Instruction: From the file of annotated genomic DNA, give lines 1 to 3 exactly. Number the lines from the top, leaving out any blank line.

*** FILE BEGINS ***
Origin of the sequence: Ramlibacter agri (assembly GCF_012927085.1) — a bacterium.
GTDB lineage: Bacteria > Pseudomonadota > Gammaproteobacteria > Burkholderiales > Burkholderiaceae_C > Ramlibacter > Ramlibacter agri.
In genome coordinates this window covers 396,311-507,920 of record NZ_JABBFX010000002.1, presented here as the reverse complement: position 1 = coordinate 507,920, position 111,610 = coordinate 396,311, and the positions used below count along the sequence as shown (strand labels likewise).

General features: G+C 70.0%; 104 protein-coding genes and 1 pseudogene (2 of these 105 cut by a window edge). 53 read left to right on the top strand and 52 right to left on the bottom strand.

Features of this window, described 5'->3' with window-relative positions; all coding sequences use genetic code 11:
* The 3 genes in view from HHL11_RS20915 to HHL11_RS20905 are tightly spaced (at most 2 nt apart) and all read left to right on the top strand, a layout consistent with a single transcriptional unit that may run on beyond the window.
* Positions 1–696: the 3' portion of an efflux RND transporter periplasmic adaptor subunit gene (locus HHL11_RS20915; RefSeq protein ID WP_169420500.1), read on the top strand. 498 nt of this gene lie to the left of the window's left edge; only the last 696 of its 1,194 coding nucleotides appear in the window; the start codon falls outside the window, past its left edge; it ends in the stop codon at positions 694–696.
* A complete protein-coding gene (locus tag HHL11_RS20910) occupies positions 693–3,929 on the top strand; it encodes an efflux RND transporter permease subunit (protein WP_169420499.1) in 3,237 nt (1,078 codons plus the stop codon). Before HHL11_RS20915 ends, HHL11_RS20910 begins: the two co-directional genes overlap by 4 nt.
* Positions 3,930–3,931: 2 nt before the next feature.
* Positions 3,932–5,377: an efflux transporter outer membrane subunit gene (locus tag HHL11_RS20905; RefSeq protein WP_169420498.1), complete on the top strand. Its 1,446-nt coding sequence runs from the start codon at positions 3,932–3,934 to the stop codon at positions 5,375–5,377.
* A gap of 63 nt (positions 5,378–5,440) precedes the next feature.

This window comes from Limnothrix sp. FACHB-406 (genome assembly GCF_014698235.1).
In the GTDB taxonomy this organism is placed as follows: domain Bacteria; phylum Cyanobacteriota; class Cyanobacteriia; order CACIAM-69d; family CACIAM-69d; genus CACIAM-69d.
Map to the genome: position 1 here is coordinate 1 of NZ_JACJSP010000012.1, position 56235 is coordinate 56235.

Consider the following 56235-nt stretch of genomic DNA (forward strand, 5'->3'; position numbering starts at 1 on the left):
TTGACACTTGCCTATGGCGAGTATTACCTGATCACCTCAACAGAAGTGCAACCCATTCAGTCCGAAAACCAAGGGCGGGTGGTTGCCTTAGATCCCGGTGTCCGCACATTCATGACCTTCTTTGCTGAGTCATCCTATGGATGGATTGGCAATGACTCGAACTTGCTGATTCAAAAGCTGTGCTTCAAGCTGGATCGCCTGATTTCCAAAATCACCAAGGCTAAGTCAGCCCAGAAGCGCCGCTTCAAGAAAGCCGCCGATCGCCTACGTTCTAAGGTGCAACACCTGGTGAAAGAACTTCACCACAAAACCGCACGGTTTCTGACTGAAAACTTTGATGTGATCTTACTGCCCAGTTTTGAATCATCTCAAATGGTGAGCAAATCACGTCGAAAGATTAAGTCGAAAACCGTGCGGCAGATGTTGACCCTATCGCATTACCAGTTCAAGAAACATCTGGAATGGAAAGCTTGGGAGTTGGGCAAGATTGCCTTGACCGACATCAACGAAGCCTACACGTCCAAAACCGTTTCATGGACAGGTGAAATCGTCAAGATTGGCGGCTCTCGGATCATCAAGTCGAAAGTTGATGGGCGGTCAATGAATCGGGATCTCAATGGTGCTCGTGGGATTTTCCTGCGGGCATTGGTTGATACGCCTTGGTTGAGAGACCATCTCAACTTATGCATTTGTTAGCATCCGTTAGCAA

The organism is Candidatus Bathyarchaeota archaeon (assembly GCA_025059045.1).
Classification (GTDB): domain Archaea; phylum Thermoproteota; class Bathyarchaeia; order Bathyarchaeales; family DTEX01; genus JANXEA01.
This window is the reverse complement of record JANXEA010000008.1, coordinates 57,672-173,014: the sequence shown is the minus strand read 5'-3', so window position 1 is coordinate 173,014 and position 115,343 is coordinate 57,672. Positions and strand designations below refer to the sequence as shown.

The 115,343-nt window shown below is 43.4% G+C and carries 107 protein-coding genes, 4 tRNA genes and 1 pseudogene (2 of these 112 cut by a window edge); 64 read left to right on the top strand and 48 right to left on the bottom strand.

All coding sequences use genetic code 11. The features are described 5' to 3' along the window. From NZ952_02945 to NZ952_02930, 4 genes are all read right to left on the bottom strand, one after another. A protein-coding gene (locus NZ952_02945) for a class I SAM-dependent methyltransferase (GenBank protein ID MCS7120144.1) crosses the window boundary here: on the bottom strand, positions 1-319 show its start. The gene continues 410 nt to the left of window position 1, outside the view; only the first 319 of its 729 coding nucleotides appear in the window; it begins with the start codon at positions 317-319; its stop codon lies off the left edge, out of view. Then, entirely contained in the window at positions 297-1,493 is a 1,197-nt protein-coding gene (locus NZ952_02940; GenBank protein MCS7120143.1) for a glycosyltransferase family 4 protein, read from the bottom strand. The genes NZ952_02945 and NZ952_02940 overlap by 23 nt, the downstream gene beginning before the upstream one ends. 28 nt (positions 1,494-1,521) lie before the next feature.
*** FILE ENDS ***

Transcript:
Origin of the sequence: Ramlibacter agri (assembly GCF_012927085.1) — a bacterium.
GTDB lineage: Bacteria > Pseudomonadota > Gammaproteobacteria > Burkholderiales > Burkholderiaceae_C > Ramlibacter > Ramlibacter agri.
In genome coordinates this window covers 396,311-507,920 of record NZ_JABBFX010000002.1, presented here as the reverse complement: position 1 = coordinate 507,920, position 111,610 = coordinate 396,311, and the positions used below count along the sequence as shown (strand labels likewise).